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Budget Hearings Kick Off Second Half of Legislative Session

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By Shaylee Ragar and Tim Pierce

UM Legislative News Service

University of Montana School of Journalism


Sen. Jon Sesso, D-Butte, says he’s ready to look at all proposals to renew Medicaid expansion, but that the current program is working well and should be continued. Photo by Shaylee Ragar / UM Legislative News Service.

 

HELENA -- The Montana House Appropriations Committee opened public testimony last week on House Bill 2, the bill that sets the budget for state agencies.

Some of the most controversial changes come from the subcommittee that deals with the budget for the Department of Public Health and Human Services, which has proposed cutting more than 100 full-time equivalent positions from the agency.

Director of DPHHS Sheila Hogan said the cuts will especially hurt rural areas where it’s difficult to find qualified people to do skill-intensive jobs.

“Sure the positions can be cut, but the work remains, and that is where the ripple effect occurs. It impacts those receiving services and how we deliver those services,” Hogan said.

Vice-chair of the committee, Rep. Llew Jones, R-Conrad, said since the jobs have been empty for over a year, there will not be a reduction in services offered by the otherwise large department.

“The number 100 is thrown out as a large number, but it has 3,300, I believe, or 3,500 employees,” Jones said. “I don’t think there’s anyone on the legislative side that doesn’t want to be effective or efficient, but we can only do that when the agencies speak to us.”

Jones also said if DPHHS was worried about cuts to specific programs, like vocational rehabilitation, then they should have been working with the Legislature before the cuts were suggested.

Shyla Patera, a specialist at North Central Independent Living, told the committee that without vocational rehabilitation, she wouldn’t be able to live the life she has now. The training helps individuals living with disabilities gain skills and find employment.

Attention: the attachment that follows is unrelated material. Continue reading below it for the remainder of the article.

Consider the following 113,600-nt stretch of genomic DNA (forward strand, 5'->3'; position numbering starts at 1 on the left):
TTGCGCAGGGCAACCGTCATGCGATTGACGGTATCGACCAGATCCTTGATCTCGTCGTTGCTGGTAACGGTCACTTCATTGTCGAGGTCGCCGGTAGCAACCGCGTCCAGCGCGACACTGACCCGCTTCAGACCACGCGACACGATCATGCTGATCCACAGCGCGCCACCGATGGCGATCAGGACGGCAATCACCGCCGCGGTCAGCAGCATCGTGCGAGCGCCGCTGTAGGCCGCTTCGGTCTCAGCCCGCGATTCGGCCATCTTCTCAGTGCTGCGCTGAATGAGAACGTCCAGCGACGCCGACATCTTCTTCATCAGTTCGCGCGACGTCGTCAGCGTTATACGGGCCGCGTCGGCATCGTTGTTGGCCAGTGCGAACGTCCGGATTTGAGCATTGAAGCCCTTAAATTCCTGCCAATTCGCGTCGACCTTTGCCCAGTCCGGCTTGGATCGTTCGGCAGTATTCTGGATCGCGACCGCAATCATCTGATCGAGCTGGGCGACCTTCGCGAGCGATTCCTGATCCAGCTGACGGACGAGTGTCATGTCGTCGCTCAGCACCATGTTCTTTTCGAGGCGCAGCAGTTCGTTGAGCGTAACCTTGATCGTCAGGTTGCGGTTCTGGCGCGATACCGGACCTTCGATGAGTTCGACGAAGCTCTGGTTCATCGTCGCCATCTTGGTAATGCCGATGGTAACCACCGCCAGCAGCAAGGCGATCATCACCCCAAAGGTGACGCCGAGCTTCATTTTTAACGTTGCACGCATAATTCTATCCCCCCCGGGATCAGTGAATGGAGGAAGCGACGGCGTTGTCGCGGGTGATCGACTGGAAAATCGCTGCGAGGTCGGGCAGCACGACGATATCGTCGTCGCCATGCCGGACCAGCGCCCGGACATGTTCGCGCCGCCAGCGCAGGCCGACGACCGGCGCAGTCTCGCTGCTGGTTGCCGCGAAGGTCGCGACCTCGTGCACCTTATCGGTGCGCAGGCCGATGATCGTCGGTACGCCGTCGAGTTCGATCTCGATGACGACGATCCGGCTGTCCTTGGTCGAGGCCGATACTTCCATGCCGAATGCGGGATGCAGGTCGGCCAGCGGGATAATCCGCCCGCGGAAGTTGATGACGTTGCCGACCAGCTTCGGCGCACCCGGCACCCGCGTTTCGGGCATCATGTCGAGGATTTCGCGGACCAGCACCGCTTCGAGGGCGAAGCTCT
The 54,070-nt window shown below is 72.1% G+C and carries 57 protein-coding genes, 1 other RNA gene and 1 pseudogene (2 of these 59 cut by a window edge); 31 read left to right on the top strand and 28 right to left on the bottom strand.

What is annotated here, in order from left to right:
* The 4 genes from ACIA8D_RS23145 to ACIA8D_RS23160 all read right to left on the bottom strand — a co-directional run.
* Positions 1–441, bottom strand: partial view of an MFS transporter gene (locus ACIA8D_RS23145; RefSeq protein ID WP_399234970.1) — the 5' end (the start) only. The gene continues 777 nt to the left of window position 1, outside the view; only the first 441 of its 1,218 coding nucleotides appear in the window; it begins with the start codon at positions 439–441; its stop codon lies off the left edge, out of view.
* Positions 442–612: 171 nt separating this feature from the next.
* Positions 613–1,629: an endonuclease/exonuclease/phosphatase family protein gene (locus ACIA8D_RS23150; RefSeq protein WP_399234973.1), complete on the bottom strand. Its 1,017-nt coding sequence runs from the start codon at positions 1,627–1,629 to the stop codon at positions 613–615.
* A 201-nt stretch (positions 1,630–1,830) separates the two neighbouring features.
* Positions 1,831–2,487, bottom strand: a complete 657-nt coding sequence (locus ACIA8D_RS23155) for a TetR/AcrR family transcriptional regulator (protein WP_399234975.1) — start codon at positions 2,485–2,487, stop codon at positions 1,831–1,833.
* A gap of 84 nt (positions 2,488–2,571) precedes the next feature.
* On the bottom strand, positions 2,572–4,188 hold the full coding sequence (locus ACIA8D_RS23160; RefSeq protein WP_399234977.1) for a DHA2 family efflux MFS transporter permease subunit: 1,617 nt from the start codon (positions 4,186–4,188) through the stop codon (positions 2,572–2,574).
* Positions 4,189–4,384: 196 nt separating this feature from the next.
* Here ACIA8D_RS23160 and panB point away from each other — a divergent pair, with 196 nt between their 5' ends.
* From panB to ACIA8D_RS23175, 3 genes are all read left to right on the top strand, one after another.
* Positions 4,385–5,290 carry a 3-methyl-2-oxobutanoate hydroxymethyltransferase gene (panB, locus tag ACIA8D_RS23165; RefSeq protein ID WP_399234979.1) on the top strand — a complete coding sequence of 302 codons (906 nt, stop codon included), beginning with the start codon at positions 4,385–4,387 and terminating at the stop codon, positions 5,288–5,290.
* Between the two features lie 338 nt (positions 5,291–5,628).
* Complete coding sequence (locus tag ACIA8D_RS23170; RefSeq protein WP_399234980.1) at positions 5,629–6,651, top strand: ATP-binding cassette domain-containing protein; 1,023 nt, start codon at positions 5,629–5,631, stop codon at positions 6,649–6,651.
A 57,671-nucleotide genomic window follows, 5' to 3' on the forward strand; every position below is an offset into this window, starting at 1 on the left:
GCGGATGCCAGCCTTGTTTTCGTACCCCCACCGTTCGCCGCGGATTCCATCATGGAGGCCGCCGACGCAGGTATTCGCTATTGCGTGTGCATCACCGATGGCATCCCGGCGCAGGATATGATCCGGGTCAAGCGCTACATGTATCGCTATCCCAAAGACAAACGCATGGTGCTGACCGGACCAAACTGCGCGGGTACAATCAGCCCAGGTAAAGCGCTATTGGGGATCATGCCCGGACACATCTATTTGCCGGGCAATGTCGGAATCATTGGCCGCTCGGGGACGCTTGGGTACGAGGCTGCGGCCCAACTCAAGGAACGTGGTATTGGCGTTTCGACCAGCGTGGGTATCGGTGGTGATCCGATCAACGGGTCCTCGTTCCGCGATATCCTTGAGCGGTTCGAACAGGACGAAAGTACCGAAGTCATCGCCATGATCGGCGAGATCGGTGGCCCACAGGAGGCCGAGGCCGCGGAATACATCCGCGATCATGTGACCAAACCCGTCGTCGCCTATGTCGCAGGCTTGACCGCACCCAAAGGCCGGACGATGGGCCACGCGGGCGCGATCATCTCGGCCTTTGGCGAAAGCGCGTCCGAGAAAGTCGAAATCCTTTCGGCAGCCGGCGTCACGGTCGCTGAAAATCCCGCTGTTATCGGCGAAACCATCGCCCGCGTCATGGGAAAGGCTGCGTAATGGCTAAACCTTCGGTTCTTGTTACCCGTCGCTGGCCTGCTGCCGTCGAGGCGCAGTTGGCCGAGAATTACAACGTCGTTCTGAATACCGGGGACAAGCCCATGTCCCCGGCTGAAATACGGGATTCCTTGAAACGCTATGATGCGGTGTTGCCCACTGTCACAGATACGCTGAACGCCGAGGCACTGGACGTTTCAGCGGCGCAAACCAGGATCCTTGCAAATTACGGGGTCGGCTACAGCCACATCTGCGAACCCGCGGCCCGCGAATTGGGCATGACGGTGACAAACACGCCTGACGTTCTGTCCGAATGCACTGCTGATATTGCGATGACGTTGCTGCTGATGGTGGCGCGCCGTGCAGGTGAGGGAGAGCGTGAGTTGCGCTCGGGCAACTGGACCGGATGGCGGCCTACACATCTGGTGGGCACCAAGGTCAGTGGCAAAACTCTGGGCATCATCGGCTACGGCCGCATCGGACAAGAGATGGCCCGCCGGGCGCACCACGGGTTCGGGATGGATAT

“We all as citizens with disabilities want to live, work and play in our communities,” Patera said.

Co-chair of the House Appropriations Committee Nancy Ballance, R-Hamilton, says the bill will be voted on after all five sections of the bill have had a public hearing.

Education Funding

The House Appropriations Committee heard from the public about education funding at last week’s hearing on House Bill 2. The education section of the proposed budget includes a tuition freeze for higher education and does not include funding for a public preschool program.

Rep. Llew Jones, R-Conrad, is chair of the education subcommittee for appropriations. He said the preschool program, which is endorsed by Gov. Steve Bullock, was left out because a bill that would outline the program in detail has not been introduced.

However, Rep. Casey Schreiner, D-Great Falls, is carrying House Bill 225, which includes funding for preschool and inflationary adjustments for special education. It was heard in committee on Feb. 4 but lawmakers have not voted on it yet.

When HB 225 was introduced, Jones said it was not likely pass because it included too many programs. He said he would like to see each piece of the bill pass through the body individually.

Superintendent of Public Instruction Elsie Arntzen told the committee she was pleased the Legislature was able to pass the legally-required inflationary adjustments early in the session. Bullock signed House Bill 159 into law on Feb. 27, and Arntzen said schools were able to see it by March 1 to create their budgets for the upcoming year.

“In the hands of our teachers, closest to students -- that’s where our money should be,” Arntzen.